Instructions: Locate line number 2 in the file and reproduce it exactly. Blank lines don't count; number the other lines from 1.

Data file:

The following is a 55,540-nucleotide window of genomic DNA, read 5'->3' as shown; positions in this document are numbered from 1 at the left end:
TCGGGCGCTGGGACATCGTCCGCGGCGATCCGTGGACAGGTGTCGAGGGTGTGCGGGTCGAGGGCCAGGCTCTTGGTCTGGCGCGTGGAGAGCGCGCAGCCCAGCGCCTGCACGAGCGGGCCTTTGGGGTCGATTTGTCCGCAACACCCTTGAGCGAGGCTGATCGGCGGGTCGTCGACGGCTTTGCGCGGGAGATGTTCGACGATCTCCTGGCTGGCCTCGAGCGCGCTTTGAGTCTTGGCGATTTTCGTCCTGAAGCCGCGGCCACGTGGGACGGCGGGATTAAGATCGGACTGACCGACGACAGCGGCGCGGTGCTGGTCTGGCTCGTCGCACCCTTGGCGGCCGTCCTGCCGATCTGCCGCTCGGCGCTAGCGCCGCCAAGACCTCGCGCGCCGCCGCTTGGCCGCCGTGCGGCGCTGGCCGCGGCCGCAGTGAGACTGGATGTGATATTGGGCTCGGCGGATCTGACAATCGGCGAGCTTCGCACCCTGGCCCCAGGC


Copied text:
TCGGGCGCTGGGACATCGTCCGCGGCGATCCGTGGACAGGTGTCGAGGGTGTGCGGGTCGAGGGCCAGGCTCTTGGTCTGGCGCGTGGAGAGCGCGCAGCCCAGCGCCTGCACGAGCGGGCCTTTGGGGTCGATTTGTCCGCAACACCCTTGAGCGAGGCTGATCGGCGGGTCGTCGACGGCTTTGCGCGGGAGATGTTCGACGATCTCCTGGCTGGCCTCGAGCGCGCTTTGAGTCTTGGCGATTTTCGTCCTGAAGCCGCGGCCACGTGGGACGGCGGGATTAAGATCGGACTGACCGACGACAGCGGCGCGGTGCTGGTCTGGCTCGTCGCACCCTTGGCGGCCGTCCTGCCGATCTGCCGCTCGGCGCTAGCGCCGCCAAGACCTCGCGCGCCGCCGCTTGGCCGCCGTGCGGCGCTGGCCGCGGCCGCAGTGAGACTGGATGTGATATTGGGCTCGGCGGATCTGACAATCGGCGAGCTTCGCACCCTGGCCCCAGGC